While you are meeting the challenges of collecting patient financial responsibility it is also important to remain knowledgeable about associated state regulations. In the event you are unable to collect full patient responsibility at the time of service, be sure to review your state’s statute of limitation on consumer debts to ensure that you are compliant with collection practices and timeframes. Individual state regulation dictates specific time frames during which you have the right to attempt to collect debt from a consumer. These limitations vary significantly across all states and may also include qualifying criteria; therefore, it is important to understand what your back-office collection practices may include.
The concept of balance billing or surprise billing has been making headlines over the past few years because of growing concern from healthcare consumers and government officials. As a result, states are continuing to focus on the implementation or expansion of balance billing or surprise billing legislation. Though the concept of balance billing and the legislation associated is not new, many states are expanding their efforts to include greater consumer protections. These laws are the result of the ever-increasing presence of high-deductible health plans post-Affordable Care Act implementation. As a result, a patient may find that they have large and unexpected medical bills after treatment at an in-network facility by an out-of-network provider. States have long been making changes to legislation to protect consumers in these scenarios, which are often difficult to anticipate. From 2016 to 2017, at least 89 bills have been introduced in 28 states on the issue, with nearly every state in the country addressing some form of consumer protection related to balance or surprise billing. Understanding how your state regulates balance billing will help your facility remain compliant as you manage your revenue cycle.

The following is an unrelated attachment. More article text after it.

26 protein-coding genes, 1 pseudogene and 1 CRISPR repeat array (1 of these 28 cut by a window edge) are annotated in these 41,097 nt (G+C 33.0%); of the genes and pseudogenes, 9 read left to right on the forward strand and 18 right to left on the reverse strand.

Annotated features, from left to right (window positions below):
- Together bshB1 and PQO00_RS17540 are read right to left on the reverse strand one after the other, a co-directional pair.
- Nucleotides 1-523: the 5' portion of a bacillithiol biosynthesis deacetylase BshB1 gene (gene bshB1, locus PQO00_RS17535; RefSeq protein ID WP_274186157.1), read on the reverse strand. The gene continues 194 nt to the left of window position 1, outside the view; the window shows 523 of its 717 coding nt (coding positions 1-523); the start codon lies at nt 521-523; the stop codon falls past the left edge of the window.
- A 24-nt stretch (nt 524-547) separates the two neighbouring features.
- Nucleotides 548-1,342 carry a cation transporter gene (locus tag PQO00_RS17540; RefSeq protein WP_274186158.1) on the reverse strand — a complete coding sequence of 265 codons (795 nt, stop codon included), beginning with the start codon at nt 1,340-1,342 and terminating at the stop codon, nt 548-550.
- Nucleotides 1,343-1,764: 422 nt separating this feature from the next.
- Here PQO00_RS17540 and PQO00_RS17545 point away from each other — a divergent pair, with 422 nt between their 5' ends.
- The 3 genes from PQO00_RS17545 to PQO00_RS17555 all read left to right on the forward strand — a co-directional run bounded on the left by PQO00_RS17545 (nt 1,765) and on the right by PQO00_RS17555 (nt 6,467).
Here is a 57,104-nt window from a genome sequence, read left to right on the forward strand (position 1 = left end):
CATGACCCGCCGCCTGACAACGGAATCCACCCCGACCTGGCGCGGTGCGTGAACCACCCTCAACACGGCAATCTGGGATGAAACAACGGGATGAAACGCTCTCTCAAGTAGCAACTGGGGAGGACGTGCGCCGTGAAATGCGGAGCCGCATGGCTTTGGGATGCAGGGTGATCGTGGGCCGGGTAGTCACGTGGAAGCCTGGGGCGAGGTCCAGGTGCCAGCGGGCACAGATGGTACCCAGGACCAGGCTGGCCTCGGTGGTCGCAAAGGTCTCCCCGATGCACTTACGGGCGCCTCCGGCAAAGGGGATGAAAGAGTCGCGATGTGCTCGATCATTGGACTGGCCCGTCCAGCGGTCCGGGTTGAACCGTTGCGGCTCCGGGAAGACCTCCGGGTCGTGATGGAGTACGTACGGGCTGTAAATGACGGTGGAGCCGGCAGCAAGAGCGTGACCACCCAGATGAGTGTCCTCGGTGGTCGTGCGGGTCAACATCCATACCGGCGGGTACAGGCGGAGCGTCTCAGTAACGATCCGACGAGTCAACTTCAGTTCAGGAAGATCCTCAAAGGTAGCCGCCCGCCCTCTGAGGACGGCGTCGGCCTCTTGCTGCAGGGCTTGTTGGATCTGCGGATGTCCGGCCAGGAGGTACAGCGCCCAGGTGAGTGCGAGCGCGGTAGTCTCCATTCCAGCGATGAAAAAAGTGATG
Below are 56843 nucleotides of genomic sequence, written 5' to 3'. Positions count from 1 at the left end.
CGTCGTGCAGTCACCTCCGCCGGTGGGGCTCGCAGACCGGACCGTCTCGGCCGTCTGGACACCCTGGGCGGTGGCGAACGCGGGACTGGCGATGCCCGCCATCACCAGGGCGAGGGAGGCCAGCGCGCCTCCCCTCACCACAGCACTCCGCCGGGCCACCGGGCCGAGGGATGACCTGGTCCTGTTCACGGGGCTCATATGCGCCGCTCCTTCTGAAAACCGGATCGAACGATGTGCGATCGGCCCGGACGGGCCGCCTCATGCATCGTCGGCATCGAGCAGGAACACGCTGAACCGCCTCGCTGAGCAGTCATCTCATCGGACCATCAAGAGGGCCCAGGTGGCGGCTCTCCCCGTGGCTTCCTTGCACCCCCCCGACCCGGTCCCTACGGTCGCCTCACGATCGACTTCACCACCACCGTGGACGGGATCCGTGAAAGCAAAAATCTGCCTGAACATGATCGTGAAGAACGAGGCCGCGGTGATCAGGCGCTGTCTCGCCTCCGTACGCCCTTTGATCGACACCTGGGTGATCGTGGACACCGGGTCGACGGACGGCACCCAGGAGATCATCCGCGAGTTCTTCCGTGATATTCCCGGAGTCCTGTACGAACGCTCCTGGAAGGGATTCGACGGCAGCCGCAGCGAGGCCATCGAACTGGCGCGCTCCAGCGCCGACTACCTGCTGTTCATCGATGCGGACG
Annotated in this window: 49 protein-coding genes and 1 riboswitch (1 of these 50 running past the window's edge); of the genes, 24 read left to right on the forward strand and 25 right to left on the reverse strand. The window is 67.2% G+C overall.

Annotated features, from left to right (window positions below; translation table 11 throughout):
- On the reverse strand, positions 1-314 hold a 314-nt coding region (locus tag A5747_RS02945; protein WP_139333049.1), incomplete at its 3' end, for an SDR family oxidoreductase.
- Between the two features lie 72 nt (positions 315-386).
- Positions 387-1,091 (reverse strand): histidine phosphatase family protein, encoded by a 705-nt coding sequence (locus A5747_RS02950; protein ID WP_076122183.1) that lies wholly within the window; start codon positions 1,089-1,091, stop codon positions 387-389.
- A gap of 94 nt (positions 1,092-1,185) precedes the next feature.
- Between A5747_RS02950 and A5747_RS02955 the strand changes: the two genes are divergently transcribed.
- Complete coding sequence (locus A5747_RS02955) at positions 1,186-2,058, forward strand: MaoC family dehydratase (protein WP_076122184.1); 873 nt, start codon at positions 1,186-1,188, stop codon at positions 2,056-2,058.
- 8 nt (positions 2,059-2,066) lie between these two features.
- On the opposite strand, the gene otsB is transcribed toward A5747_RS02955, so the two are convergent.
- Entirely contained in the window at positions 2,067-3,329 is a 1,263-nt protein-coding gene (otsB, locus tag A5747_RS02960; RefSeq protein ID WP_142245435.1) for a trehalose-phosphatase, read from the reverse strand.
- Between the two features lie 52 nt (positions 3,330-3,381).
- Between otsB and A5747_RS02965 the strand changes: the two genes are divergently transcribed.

Though the use of automated tools and knowledge of collection practices will foster positive patient-provider relations and improve revenue, they are not the only options available to providers. There are other best practices that span many avenues. Facility or physician practice collection policies should be provided both directly to the patient and posted publicly in the office space with the goal of educating the consumer about collection practices. With growing efforts surrounding price transparency, patients are now educated consumers who expect to have open conversation about costs for healthcare services with their providers.
Payment plan and financing options are other great services to have available to patients. Not only do these options make the process of receiving care more efficient and seamless for the consumer, they also decrease the amount of time and resources needed to follow back-end collections. Payment plan and financing options also allow the practice to engage the patient in their financial planning and supports a collaborative effort to find a payment plan that is customized for the patient but that also meets the providers requirements. Maintaining a credit card on file can also help to ensure that you are able to charge payment in a timely fashion either as a one-time payment or as part of a payment plan. This will decrease the patient days in accounts receivable and increase cash flow while adding an additional level of convenience for the patient.
Because the patient is now one of the major payors in the healthcare space, providers and practices alike must pay even greater attention to the patient experience and patient satisfaction expanding patient advocacy beyond clinical care. No longer is the patient experience only about the time the patient spends in your office or facility. Patient responsibility, collection practices, medical billing and the encounters associated with these areas have a profound impact on how the patient views their experience and the care they receive. Improving time of service collection practices with policy disclosure and use of new technologies will help you improve your cash flow. Remaining current and knowledgeable on state and federal regulations that govern collection practices will help you maximize your revenue while remaining compliant.
By Kylie Kaczor MSN-RN, CASC, CMPE, CPHRM, ACHE, CPCO, CLSSBB, Vice President, Clinical and Regulatory Affairs
This post was first published September 5, 2018 and was updated July 29, 2020.